Open source becomes more strategic

More than two thirds of senior IT professionals expect their organisations to commit to an open source strategy during the next five years – if they have not done so already.

Respondents to a surveyed by Atos Consulting and the National Computing Centre perceived the key benefits of open source computing as reduced licensing costs, greater flexibility and lower total cost of ownership. But those interviewed expressed concerns over the long term availability of support for open source platforms.

Over half of respondents thought that their organisations would benefit from a switch of server operating systems (56%) and development tools (52%) to open source. However, there was uncertainty over the payback from open source software on the desktop: almost a third believed it would provide some advantage, but the remainder either saw no benefit or were not aware enough of the benefits to be sure.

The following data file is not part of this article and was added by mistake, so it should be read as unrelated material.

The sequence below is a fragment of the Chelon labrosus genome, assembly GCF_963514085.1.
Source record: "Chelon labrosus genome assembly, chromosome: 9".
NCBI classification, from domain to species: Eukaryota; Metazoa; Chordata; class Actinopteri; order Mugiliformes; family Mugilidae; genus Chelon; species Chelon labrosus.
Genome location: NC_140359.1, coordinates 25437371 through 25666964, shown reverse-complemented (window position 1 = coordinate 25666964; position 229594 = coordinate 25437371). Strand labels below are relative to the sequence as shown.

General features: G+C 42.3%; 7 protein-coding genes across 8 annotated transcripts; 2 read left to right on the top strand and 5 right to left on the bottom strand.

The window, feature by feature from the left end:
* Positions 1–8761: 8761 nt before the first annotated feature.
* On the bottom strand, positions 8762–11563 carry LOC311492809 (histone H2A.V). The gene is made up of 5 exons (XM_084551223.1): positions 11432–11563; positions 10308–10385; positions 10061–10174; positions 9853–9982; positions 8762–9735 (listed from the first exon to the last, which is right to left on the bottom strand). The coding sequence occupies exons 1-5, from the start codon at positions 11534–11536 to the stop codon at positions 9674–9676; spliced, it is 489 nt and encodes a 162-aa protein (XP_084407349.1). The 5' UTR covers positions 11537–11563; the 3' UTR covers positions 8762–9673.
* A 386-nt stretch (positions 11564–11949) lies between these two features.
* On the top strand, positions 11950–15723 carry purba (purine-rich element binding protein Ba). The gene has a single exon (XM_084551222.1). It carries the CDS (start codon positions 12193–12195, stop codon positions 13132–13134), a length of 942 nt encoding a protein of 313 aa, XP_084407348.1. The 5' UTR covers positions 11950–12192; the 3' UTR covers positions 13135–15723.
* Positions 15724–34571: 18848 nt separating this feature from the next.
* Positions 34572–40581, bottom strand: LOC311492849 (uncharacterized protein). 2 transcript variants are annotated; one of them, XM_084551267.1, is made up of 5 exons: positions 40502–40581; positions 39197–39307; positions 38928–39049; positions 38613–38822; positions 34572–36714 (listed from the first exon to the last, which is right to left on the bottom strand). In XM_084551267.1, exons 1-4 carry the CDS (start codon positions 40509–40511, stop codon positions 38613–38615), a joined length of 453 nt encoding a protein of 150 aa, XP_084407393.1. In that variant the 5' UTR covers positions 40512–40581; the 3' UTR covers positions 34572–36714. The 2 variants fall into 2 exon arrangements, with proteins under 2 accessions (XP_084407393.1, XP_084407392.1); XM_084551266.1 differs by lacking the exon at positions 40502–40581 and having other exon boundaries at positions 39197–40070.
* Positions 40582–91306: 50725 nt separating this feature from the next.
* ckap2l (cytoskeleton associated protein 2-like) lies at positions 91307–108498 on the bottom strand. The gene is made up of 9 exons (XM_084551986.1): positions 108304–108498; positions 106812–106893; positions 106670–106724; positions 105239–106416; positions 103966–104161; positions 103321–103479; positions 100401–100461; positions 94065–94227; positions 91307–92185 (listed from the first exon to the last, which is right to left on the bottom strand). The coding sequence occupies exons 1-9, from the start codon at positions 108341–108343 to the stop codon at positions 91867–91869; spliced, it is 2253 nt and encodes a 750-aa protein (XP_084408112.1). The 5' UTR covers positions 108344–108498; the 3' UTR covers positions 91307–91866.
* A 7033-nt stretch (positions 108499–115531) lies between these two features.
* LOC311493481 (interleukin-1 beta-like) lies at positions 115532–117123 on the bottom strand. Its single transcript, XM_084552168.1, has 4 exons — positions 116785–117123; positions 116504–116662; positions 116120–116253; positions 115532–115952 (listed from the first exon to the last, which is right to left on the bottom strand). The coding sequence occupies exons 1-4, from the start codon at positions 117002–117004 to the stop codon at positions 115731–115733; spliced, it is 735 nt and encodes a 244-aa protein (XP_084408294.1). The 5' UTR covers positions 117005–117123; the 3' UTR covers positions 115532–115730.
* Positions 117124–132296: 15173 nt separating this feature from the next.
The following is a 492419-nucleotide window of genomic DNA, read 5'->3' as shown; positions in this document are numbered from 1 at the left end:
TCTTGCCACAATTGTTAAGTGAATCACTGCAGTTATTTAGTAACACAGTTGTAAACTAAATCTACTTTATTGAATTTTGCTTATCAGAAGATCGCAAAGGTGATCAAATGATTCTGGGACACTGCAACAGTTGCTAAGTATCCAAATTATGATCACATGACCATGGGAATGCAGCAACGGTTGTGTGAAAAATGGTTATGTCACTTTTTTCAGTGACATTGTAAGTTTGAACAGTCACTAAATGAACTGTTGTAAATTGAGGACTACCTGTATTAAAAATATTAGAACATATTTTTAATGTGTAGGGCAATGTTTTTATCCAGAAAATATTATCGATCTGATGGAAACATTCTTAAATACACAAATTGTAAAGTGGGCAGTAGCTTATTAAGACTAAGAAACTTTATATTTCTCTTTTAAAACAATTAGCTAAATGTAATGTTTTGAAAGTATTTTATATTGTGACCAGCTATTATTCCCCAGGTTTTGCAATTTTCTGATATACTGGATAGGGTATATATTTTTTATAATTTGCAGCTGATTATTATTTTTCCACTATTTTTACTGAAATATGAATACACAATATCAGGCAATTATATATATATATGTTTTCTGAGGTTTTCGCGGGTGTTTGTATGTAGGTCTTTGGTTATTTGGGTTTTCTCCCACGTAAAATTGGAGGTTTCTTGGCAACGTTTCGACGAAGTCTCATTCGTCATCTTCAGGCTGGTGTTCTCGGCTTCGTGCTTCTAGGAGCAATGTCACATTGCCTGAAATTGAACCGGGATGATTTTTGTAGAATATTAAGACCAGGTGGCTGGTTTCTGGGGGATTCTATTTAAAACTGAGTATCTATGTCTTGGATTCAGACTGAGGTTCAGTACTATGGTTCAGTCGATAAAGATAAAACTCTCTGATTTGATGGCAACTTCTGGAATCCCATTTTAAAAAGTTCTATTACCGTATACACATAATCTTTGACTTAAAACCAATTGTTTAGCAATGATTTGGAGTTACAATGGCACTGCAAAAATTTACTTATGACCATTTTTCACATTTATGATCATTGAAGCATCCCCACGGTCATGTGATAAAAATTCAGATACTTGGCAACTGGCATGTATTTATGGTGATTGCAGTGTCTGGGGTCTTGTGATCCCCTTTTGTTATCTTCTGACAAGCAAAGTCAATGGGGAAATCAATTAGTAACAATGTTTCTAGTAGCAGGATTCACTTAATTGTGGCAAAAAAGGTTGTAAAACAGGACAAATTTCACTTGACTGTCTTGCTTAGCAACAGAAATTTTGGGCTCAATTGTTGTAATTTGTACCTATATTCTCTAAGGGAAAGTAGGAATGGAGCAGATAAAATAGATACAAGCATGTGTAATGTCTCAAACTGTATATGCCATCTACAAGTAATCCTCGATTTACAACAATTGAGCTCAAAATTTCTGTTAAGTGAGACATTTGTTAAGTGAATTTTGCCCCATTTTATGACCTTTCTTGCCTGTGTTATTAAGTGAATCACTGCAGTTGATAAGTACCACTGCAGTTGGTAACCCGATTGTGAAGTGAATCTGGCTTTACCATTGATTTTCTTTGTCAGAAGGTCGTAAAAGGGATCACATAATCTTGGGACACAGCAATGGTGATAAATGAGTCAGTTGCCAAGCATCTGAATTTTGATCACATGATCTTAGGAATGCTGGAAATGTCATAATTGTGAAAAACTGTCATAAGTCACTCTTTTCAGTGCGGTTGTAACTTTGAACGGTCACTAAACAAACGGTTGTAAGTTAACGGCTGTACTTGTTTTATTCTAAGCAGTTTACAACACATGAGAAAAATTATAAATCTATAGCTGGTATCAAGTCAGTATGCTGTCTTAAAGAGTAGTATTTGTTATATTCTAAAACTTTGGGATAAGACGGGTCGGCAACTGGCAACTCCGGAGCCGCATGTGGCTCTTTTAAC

There was also confusion over the various open source software licensing models, with three quarters of respondents unable to distinguish between a General Public License (GPL), a Lesser General Public License (LGPL) and a Common Development and Distribution License (CGDL).

The leading inhibitor to adoption of open source software listed by respondents was the perceived lack of long term support for the software. A third said that concerns about support would hold back their implementations of open source.

Other inhibitors were legal and copyright concerns (21%), a lack of understanding of the benefits (19%) and confusion over how to obtain a return on investment (19%) from open source.

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Ben Rossi

Ben was Vitesse Media's editorial director, leading content creation and editorial strategy across all Vitesse products, including its market-leading B2B and consumer magazines, websites, research and...

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